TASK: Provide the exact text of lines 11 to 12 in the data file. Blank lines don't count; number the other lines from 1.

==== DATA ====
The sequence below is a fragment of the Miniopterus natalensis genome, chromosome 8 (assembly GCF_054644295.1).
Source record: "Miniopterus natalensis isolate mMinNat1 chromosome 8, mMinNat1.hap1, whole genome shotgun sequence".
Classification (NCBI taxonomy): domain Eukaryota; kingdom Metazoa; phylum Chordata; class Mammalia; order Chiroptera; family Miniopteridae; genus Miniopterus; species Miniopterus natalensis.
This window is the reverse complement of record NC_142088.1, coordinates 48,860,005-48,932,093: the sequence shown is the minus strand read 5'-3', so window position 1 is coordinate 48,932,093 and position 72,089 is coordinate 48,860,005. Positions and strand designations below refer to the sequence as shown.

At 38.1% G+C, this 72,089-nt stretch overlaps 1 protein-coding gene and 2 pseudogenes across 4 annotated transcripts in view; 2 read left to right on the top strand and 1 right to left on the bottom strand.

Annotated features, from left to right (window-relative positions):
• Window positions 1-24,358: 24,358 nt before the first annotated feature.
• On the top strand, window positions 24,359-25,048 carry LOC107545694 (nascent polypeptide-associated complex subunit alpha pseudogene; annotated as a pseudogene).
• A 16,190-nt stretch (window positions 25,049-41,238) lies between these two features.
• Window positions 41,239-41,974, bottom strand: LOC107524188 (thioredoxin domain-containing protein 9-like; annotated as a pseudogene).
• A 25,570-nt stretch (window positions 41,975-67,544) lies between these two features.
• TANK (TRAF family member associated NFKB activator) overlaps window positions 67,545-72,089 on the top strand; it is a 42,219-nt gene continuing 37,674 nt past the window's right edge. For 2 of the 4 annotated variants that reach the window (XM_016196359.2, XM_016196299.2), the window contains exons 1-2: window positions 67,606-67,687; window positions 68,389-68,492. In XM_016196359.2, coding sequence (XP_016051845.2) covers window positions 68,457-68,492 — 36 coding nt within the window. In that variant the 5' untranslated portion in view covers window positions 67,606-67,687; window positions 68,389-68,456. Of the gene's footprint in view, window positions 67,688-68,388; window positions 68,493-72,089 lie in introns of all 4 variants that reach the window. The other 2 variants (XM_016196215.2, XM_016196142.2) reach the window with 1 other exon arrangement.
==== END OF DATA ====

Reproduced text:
• A 25,570-nt stretch (window positions 41,975-67,544) lies between these two features.
• TANK (TRAF family member associated NFKB activator) overlaps window positions 67,545-72,089 on the top strand; it is a 42,219-nt gene continuing 37,674 nt past the window's right edge. For 2 of the 4 annotated variants that reach the window (XM_016196359.2, XM_016196299.2), the window contains exons 1-2: window positions 67,606-67,687; window positions 68,389-68,492. In XM_016196359.2, coding sequence (XP_016051845.2) covers window positions 68,457-68,492 — 36 coding nt within the window. In that variant the 5' untranslated portion in view covers window positions 67,606-67,687; window positions 68,389-68,456. Of the gene's footprint in view, window positions 67,688-68,388; window positions 68,493-72,089 lie in introns of all 4 variants that reach the window. The other 2 variants (XM_016196215.2, XM_016196142.2) reach the window with 1 other exon arrangement.